When we moved into our house a few years ago, a so called “smart meter” had been installed in the utility closet. It tracks electricity and gas usage in realtime and has a serial port that can be used to get readouts from the device. Meaning I have direct access to my own data. Awesome!
Next to the smart meter, I have an Intel NUC running Home Assistant (HA) in my utility closet. With the HassIO version of HA, it is extremely easy to add InfluxDB to store all data, and Grafana to visualise that data. Let’s have a look how to create the dashboard above.
TL;DR Just give me the dashboard
If you are familiar with building dashboards in Grafana and just want the JSON to import this to your setup (and tweak it for your database- and sensor names!), you can find the code at my Gitlab repo.
How it works
Starting with the two gauges in the top left corner. They are pretty straightforward and show current electricity and gas consumption respectively. Both queries select the last known value of their respective sensors. There is a little bit of tweaking required to get the electricity gauge working consistently the way I want it to.
Current power usage (gauge)
HA entity id: sensor.power_consumption
SELECT last(value) * 1000 FROM "Kw"
WHERE ("entity_id" = 'power_consumption')
GROUP BY time($_interval) fill(null)
This query will select the last value from the sensor and multiply the value by 1000 in order to get a reading in Watts. However, the “options” tab for this gauge is where the display settings need a bit of tweaking:
As you can see I have chosen to use a Postfix text (W) to display and select “none” for Unit. I did that because when using Watts as “Unit”, when electricity usage goes above 1000W (1kW), the unit automatically changes from Watt to kW with a decimal point to indicate fractions of kW’s, which is not what I wanted. Finally, tweaking the “Tresholds” value in the “Coloring” column, is what makes the gauge show different colors depending on the value of the query. With the tresholds set to “150,1500”, the gauge will show light yellow if the value < 150W, green when 150< value < 1500, and red value > 1500W.
Current gas consumptoin (gauge)
HA entity id: sensor.hourly_gas_consumption
SELECT last("value") FROM "m3/h"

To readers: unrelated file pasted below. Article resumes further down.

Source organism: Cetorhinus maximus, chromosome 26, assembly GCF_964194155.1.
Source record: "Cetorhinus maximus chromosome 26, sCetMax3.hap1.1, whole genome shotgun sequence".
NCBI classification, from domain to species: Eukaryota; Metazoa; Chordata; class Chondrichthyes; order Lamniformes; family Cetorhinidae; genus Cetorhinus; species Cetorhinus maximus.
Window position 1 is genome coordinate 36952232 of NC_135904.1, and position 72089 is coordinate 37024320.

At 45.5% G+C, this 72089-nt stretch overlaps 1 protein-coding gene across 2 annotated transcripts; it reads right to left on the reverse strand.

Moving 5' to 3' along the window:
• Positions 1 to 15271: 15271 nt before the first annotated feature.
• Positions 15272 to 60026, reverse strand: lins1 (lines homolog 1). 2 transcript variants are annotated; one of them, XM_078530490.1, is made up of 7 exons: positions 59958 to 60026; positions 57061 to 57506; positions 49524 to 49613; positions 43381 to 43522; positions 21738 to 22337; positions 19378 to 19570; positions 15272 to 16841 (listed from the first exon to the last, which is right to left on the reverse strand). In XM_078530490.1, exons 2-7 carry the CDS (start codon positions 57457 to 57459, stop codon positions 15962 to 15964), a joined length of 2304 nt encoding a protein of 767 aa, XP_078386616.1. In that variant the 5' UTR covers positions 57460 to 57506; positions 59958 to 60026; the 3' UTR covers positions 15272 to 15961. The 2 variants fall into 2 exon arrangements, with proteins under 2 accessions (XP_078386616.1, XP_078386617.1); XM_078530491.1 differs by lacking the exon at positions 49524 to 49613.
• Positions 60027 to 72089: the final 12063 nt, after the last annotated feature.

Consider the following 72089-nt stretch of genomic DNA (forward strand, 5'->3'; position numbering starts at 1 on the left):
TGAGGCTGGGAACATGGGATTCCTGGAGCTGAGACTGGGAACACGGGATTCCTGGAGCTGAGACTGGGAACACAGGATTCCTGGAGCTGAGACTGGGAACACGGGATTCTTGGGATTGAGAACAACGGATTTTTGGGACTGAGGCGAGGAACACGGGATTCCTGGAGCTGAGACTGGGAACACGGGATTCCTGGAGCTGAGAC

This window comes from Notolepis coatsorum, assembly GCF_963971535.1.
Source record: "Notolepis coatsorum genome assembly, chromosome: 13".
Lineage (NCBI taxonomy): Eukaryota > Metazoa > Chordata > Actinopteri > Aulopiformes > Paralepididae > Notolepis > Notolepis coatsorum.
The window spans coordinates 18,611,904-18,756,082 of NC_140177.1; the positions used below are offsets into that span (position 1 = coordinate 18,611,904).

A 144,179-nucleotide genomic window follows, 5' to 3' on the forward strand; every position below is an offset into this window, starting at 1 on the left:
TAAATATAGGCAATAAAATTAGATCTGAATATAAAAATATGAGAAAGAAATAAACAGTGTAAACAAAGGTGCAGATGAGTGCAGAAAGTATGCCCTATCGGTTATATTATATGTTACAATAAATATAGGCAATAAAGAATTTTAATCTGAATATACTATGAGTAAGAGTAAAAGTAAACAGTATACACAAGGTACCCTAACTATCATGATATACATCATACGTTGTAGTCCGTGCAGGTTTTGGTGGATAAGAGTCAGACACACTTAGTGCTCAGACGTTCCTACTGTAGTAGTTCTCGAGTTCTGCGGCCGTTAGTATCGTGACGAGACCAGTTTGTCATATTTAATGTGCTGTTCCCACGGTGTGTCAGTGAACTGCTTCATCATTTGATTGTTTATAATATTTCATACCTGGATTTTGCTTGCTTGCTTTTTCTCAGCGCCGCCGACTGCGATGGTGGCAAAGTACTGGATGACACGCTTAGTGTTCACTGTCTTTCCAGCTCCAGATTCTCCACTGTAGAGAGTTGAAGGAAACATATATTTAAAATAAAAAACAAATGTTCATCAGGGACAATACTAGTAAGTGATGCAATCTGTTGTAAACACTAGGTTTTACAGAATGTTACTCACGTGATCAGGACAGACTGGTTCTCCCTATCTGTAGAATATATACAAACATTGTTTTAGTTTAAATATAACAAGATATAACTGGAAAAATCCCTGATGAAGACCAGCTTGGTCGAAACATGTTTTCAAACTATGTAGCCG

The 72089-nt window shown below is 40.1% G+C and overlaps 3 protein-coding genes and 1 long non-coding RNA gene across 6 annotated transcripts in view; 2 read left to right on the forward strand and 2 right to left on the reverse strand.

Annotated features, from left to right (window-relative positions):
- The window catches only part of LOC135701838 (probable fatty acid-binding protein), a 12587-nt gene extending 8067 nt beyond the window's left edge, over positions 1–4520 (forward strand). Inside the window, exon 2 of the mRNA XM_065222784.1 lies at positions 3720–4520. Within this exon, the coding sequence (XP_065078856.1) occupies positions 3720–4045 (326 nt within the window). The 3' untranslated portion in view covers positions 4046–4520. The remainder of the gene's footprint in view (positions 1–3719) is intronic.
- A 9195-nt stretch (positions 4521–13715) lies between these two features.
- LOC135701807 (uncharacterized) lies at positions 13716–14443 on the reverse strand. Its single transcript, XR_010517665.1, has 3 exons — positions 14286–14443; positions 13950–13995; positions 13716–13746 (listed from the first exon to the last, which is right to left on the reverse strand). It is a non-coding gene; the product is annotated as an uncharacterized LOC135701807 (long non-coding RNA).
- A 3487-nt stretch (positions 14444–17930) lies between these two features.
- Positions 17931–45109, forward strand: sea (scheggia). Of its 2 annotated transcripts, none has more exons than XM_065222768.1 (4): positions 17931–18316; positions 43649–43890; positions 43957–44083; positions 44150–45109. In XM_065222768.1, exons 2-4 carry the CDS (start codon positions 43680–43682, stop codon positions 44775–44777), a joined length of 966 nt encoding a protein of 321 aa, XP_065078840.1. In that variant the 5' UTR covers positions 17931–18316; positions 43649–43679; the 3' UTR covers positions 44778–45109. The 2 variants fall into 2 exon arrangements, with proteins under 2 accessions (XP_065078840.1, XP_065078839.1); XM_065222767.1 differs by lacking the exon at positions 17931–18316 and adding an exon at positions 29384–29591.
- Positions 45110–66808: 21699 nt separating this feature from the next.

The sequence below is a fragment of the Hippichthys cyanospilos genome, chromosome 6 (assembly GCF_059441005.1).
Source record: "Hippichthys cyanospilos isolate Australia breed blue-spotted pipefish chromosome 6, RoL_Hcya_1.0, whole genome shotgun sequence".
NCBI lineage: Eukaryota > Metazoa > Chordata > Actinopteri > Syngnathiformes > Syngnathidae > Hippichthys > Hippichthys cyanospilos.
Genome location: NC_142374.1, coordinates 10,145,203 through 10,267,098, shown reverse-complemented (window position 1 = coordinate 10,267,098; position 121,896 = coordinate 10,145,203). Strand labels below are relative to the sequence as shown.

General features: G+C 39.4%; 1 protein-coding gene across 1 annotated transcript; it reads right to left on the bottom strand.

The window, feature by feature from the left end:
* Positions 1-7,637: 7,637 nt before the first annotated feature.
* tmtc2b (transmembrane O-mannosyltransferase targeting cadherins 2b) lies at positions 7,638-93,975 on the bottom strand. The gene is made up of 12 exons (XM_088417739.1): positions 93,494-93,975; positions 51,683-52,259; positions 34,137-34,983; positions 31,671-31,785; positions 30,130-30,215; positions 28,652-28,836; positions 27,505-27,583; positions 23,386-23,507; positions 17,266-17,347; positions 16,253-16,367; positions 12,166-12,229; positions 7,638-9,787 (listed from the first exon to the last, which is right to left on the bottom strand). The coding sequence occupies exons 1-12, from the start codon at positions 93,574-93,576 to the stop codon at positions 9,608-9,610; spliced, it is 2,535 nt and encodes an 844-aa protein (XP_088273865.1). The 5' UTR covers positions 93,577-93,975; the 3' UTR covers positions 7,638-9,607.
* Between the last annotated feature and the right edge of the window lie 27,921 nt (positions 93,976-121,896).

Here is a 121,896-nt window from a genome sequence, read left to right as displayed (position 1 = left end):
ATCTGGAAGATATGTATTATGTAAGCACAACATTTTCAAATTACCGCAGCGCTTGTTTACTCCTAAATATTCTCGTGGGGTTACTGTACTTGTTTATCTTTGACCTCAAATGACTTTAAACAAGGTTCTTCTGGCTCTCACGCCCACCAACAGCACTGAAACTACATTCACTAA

WHERE ("entity_id" = 'hourly_gas_consumption')
GROUP BY time(1m) fill(null)
This sensor is actually an estimation of hourly rate of gas consumption based on readings and not a real time status of gas currently being used. Tweaking the colors for the display is of course very similar to the electricity gauge above.
The next two graphs are actually the same queries, but with different time ranges, the top right uses “past hour” and the middle row uses “past 24 hours”. Both show power (green) and gas consumption (blue) in the same graph. The X axis shows the time, and the Y axis shows the units for both queries; kW on the left side of the graph, m3/h gas on the right:
This graph uses two queries as its input, both based on the same sensor data as used in the gauges mentioned above:
To make the graph look the way it does, we need to set the left and right Y-axis labels and units. If you want, you can set minimum and maximum values for both Y-axis sides as well as number of decimals:
Finally, the “Past 7 days” graphs at the bottom of the page. Those are a bit more complicated to setup, but not much. We’ll look at the electricity one as that one requires the most work. It shows electricity usage for the past 7 days in stacked bars. My metering plan means that I pay two different prices for electricity, depending on time of day. Between 23:00 (11pm) and 07:00 (7am), prices are slightly lower then during the rest of the day. The graph shows the two different tariffs stacked on top of each other; blue being nights and weekends (hence two blue-only bars, those represent saturday and sunday). First let’s look at the queries:
As you can see, the queries for this graph are not constructed using the default interface. If you click the hamburger icon (3 stacked horizontal lines, next to the eye and the thrash can) on the right of the query editor and click “toggle edit mode”, you can enter a query in plain text. It allows for more complex setups that can otherwise not be created in the default query editor. Let’s have a look at the query:
SELECT last("value") - first("value")
WHERE ("entity_id" = 'power_consumption_low')
GROUP BY time(1d)
The query selects the first and last value of a day for the low-tariff power meter and subtracts the last value from the first, resulting in the delta indicating power consumed in the tariff for a day. Contrary to the ‘power_consumption’ sensor in the previous graphs, this sensor logs its accumulative state over time. So, it’s value is ever growing and indicates the total power used since it was installed. Hence, the need to subtract the last value of the day from the first value of that same day to get the difference; power used. The second query is exactly the same, except it selects values from the normal tariff meter.
Now, setup the display tab so that the results of the two queries are stacked on top of each other in the graph. No magic here, you just need to know where to find the option to display the queries as stacked results:
On the far right in the “Display” tab, is the “stack” tick box. Voila!
Last thing you need to do to limit the display to last 7 days (or however many you like), set the “Override relative time” to “7d” in the “Time Range” tab. And to prevent making changes to that, you can check the “Hide override info”: